THE doomed Titan sub might have imploded after it was damaged while being dragged out to sea through the choppy waters of the Atlantic, experts said.
Brits Hamish Harding, Shahzada Dawood and his son Suleiman Dawood all died on board on June 18 – along with Stockton Rush, the OceanGate CEO, and Paul-Henri Nargeolet.
Rush came up with the sub’s unique design, hoping it would become a new industry standard.
But engineering experts said moves designed to slash costs and make sea exploration more profitable may have led to the disaster.
The experts compared the Titan with the Alvin – a US government research sub that has completed more than 4,500 deep sea dives since 1973 with no accidents.
They pointed out a number of design and protocol changes that may have led to the implosion of OceanGate’s sub on its dive to the Titanic wreckage.
Unlike the Titan, the Alvin is a sphere with an all-titanium– and it’s transported to dive sites on the deck of a dedicated mothership before a large crane puts it in the ocean.
Meanwhile, Titan had no dedicated mothership.
Instead, it was towed through the rough waters of the North Atlantic by a smaller chartered vessel – the Polar.
The Polar Prince was smaller and older than the ships OceanGate had used in previous years in an apparent cost-cutting move.
Experts told The New York Times that the way the sub was dragged out to sea could have damaged the vessel and let to the catastrophic implosion, experts said.
The Alvin travels on dedicated ship fitted with custom winches, hangars and a machine shop – and a large crane places it into the ocean.
Arnie Weissmann, editor-in-chief of Travel Weekly, took an OceanGate voyage in May – using the same Polar Prince mothership.
He said: “I thought the sub and platform were being tossed around pretty roughly.”
In a column for Travel Weekly, Weissman told a harrowing tale of a “near-disaster for the sub and platform”.
“At the end of the rope that linked the stern of the ship to the platform, we saw that the front of the platform and the sub were under water,” he wrote.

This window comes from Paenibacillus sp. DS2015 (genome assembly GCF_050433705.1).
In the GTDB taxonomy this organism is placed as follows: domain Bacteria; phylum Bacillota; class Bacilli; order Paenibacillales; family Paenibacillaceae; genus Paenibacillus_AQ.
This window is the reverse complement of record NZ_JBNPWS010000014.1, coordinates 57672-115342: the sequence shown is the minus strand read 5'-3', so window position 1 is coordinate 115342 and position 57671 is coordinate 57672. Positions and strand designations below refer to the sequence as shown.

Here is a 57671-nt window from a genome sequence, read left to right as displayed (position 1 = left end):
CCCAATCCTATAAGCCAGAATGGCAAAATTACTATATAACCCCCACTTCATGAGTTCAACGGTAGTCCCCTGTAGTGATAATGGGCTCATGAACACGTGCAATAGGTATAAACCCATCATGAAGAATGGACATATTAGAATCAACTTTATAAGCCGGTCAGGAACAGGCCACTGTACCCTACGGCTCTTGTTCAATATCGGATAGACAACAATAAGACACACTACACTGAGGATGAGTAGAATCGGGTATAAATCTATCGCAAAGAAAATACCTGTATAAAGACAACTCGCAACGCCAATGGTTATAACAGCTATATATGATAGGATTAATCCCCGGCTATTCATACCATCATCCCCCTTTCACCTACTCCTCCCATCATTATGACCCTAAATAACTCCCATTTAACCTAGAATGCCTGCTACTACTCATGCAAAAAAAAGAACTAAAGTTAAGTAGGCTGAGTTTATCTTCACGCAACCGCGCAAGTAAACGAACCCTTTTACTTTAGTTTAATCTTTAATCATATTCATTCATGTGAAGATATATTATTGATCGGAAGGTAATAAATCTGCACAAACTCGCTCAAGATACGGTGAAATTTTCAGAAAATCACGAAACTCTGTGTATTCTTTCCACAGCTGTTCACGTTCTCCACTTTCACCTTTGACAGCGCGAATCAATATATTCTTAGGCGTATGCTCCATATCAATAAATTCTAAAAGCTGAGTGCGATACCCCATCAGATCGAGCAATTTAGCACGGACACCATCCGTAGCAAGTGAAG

At the time, crew members thought a buoy might have got tangled with the platform and dragged it under – filling the air tanks with water.
But after clearing out the tanks, which took half a day, no fishing line was found tangled – leaving the cause of the incident a mystery.
Asked if towing Titan risked damage, a company spokesman told the Times: “OceanGate is unable to provide any additional information at this time.”
The OceanGate sub vanished with five people on board less than two hours into its descent to the Titanic wreckage.
Search crews frantically looked for the vessel in the Atlantic after it lost communication with just 96 hours of life support.
The sub failed to resurface – with its final “ping” to Polar Prince placing the sub directly above the ruins.
Passenger Mr Harding paid £200,000 for the trip along with businessman Dawood, 48, and his son Suleman, 19, a student at Glasgow University.
It was led by Rush, 61, and veteran French explorer Henri Nargeolet, 77.
The debris – including a landing frame and the tail cone – was raised 3,800m from the sea floor after it was discovered near the Titanic wreck.
OceanGate came under fire after it emerged crucial safety blunders were made before the dive to the Titanic.
The company faced a lawsuit over fears about the sub’s safety – and a former passenger revealed the vessel also went missing last year.
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